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Teamsters overwhelmingly approve Sikorsky deal


WALLINGFORD – The Teamsters union at Sikorsky Aircraft Sunday afternoon overwhelmingly approved an agreement that is part of a larger deal to maintain manufacturing jobs in the state.

By a vote of 2,104 to 140, union members voted in favor of reductions in pay for workers hired after July 1, 2017. The agreement calls for a 25% reduction in hourly rates for workers hired after that date and creates a two tier wage system.

The agreement also outlines changes in scheduling and pensions. It will be in place until February 18, 2018. There is a $1,500 signing bonus for employees currently covered by the agreement.

Gov. Dan Malloy said in a statement, “Today’s vote ensures that Sikorsky – one of the state’s iconic businesses – will remain for years to come in the state they have long called home. Hundreds of Connecticut based supply chain companies and their thousands of employees will also benefit as a direct result from the CH53K being built right here.”

Lockheed Martin, owners of Sikorsky, issued a statement:

We are extremely pleased that our employees represented by Teamsters Local 1150 have ratified the new proposal enabling us to move forward with CH-53K helicopter production in Connecticut.  We thank the union leadership and members for their partnership, as well as Governor Dannel Malloy, Economic Development Commissioner Catherine Smith and the Connecticut General Assembly for their support in approving the financial incentive package in September.  We now look forward to working with our customers, the U.S. Navy and Marine Corps, and preparing the Stratford facility for the start of low rate initial production.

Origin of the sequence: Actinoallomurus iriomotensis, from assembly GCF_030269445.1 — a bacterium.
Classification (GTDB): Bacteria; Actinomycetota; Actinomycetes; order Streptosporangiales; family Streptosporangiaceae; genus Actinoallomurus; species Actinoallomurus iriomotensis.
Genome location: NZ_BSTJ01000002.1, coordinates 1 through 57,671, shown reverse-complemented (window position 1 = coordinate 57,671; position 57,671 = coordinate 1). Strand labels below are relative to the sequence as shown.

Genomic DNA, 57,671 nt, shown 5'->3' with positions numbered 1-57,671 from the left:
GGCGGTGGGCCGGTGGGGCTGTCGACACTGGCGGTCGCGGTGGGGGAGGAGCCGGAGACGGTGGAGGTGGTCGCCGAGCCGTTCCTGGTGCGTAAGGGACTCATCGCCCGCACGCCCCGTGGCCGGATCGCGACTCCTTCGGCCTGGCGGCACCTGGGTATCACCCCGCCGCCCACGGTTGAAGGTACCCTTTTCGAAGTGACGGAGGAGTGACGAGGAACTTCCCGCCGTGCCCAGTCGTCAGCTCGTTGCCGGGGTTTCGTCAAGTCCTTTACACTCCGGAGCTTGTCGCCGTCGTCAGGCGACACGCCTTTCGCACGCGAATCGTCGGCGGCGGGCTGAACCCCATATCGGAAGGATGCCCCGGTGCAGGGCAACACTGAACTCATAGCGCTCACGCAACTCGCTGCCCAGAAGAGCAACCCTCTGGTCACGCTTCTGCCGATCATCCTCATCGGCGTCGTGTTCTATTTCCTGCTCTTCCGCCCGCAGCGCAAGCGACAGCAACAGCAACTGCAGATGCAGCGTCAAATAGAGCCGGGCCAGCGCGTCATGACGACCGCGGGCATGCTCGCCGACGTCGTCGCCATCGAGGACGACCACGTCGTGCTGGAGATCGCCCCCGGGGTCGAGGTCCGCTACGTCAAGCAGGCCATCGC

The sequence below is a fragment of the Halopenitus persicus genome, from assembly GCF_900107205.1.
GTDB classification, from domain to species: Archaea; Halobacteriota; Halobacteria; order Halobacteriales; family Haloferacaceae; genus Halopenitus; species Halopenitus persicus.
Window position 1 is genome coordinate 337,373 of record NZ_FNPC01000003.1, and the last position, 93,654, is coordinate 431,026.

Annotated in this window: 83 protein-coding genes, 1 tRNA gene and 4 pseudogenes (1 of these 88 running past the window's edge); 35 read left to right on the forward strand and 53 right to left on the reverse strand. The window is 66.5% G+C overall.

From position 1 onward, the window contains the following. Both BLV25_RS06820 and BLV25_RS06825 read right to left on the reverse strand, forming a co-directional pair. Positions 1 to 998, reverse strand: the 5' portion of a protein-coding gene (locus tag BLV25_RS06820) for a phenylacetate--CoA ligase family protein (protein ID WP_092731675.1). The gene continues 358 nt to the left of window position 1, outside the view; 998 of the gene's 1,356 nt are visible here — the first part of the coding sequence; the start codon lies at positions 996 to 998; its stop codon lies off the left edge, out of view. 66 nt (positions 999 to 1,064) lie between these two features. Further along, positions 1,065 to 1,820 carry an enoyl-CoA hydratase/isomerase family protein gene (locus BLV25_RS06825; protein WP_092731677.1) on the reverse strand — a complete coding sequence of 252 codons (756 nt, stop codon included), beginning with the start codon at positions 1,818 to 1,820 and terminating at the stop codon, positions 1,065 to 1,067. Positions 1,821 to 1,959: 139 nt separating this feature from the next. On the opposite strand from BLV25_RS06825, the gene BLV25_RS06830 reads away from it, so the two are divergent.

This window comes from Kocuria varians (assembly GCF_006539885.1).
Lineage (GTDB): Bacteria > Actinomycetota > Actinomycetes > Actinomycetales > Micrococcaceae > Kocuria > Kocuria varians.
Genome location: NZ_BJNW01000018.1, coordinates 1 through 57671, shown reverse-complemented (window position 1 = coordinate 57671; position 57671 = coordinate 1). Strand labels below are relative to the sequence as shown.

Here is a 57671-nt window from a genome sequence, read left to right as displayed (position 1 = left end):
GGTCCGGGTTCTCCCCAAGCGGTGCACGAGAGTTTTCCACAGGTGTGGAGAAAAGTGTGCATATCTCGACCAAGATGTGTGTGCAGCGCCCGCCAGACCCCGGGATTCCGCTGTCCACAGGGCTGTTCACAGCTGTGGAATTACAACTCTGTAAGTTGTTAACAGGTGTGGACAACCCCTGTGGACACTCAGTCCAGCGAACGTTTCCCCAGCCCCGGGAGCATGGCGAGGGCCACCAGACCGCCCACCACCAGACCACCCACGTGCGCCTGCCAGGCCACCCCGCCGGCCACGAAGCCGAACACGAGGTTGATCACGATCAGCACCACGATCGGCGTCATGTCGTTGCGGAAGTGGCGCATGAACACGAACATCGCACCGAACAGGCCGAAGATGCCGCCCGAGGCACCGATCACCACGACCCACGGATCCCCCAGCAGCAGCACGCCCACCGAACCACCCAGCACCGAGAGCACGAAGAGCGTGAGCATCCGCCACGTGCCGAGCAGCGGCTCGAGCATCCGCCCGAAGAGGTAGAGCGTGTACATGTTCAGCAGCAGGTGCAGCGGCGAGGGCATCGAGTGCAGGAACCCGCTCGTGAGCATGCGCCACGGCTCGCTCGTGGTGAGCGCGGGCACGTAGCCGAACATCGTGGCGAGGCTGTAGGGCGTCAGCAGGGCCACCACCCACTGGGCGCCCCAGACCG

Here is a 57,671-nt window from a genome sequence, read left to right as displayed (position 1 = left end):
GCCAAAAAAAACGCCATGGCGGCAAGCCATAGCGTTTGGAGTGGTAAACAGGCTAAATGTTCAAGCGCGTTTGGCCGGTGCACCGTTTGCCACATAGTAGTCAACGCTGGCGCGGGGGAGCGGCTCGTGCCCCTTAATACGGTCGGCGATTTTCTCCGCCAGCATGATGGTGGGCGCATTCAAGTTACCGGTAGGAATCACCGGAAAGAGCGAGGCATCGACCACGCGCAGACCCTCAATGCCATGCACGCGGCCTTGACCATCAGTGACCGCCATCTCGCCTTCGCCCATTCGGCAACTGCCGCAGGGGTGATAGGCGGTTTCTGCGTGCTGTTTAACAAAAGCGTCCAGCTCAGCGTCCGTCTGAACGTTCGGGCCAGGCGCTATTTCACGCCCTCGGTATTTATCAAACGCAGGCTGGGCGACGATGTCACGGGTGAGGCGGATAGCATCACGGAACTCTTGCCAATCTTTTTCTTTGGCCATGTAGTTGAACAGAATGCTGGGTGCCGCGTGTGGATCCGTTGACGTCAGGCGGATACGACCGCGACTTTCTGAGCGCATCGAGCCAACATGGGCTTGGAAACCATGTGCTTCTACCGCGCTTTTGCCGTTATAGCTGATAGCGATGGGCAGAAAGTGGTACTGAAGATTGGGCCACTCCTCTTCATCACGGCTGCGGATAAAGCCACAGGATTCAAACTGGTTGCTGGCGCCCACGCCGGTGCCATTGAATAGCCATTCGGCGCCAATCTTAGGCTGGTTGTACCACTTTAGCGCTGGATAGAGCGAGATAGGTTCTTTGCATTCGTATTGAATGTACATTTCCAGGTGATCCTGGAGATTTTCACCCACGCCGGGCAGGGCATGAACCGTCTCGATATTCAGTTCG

Connecticut lawmakers approved a $220 million agreement that will keep Sikorsky Aircraft in the state, producing  the CH-53K King Stallion helicopter, a new line of heavy cargo helicopters, for the U.S. military.

The General Assembly voted on the deal last month, recently reached between Sikorsky, its new parent company, Lockheed Martin, and Democratic Gov. Dannel Malloy‘s administration.

“This is multi-generational because you’ll make the product for a period of time and then you’ll maintain the product for another 20 or 30 years after that,” said Malloy on Wednesday. “This assures a lot of jobs in Connecticut for a very long period of time.”

Senate President Martin Looney, a New Haven Democrat, said Connecticut was in competition with states including Florida, South Carolina, Texas and Georgia to build nearly 200 CH-53K King Stallion helicopters, at least through June 2032.

Some Republicans are dismayed the state is spending so much money to retain the company.

“I don’t think this is the way to make it happen and I think that if we start paying companies off, the line is going to get very long of people that want state resources in order to continue to state in our state,” said State Senator Joe Markley, R-Southington, the lone Senator to vote against the bill.